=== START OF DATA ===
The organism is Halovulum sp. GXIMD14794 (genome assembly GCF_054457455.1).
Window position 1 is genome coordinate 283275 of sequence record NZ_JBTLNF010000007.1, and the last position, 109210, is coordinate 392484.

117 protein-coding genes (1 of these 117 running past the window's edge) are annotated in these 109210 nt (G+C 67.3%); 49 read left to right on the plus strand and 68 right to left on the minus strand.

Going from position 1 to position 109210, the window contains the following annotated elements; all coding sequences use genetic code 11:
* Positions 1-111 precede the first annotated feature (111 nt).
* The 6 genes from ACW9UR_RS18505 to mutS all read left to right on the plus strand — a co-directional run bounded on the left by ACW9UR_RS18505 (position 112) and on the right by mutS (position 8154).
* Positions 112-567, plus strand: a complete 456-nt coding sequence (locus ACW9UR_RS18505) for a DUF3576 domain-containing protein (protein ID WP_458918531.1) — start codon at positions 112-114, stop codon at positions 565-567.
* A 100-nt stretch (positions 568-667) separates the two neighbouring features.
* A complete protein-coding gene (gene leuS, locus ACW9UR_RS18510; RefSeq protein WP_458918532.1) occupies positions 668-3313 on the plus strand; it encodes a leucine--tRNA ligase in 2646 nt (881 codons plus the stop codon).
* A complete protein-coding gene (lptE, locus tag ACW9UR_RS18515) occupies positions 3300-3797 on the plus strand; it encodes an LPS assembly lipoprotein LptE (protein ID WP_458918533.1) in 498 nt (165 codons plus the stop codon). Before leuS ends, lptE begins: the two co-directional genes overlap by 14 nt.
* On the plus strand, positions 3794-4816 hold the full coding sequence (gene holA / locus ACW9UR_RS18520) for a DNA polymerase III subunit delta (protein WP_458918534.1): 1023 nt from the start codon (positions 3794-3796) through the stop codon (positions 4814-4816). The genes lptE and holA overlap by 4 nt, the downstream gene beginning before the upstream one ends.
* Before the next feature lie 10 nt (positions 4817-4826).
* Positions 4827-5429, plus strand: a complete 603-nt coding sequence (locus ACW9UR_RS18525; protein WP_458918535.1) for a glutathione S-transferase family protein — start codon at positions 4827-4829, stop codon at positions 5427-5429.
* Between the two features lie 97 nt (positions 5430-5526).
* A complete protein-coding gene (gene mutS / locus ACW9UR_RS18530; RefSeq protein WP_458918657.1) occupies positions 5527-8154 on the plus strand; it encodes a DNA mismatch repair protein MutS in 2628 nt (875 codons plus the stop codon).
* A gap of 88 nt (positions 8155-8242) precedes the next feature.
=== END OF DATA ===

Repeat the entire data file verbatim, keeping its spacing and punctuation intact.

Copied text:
The organism is Halovulum sp. GXIMD14794 (genome assembly GCF_054457455.1).
Window position 1 is genome coordinate 283275 of sequence record NZ_JBTLNF010000007.1, and the last position, 109210, is coordinate 392484.

117 protein-coding genes (1 of these 117 running past the window's edge) are annotated in these 109210 nt (G+C 67.3%); 49 read left to right on the plus strand and 68 right to left on the minus strand.

Going from position 1 to position 109210, the window contains the following annotated elements; all coding sequences use genetic code 11:
* Positions 1-111 precede the first annotated feature (111 nt).
* The 6 genes from ACW9UR_RS18505 to mutS all read left to right on the plus strand — a co-directional run bounded on the left by ACW9UR_RS18505 (position 112) and on the right by mutS (position 8154).
* Positions 112-567, plus strand: a complete 456-nt coding sequence (locus ACW9UR_RS18505) for a DUF3576 domain-containing protein (protein ID WP_458918531.1) — start codon at positions 112-114, stop codon at positions 565-567.
* A 100-nt stretch (positions 568-667) separates the two neighbouring features.
* A complete protein-coding gene (gene leuS, locus ACW9UR_RS18510; RefSeq protein WP_458918532.1) occupies positions 668-3313 on the plus strand; it encodes a leucine--tRNA ligase in 2646 nt (881 codons plus the stop codon).
* A complete protein-coding gene (lptE, locus tag ACW9UR_RS18515) occupies positions 3300-3797 on the plus strand; it encodes an LPS assembly lipoprotein LptE (protein ID WP_458918533.1) in 498 nt (165 codons plus the stop codon). Before leuS ends, lptE begins: the two co-directional genes overlap by 14 nt.
* On the plus strand, positions 3794-4816 hold the full coding sequence (gene holA / locus ACW9UR_RS18520) for a DNA polymerase III subunit delta (protein WP_458918534.1): 1023 nt from the start codon (positions 3794-3796) through the stop codon (positions 4814-4816). The genes lptE and holA overlap by 4 nt, the downstream gene beginning before the upstream one ends.
* Before the next feature lie 10 nt (positions 4817-4826).
* Positions 4827-5429, plus strand: a complete 603-nt coding sequence (locus ACW9UR_RS18525; protein WP_458918535.1) for a glutathione S-transferase family protein — start codon at positions 4827-4829, stop codon at positions 5427-5429.
* Between the two features lie 97 nt (positions 5430-5526).
* A complete protein-coding gene (gene mutS / locus ACW9UR_RS18530; RefSeq protein WP_458918657.1) occupies positions 5527-8154 on the plus strand; it encodes a DNA mismatch repair protein MutS in 2628 nt (875 codons plus the stop codon).
* A gap of 88 nt (positions 8155-8242) precedes the next feature.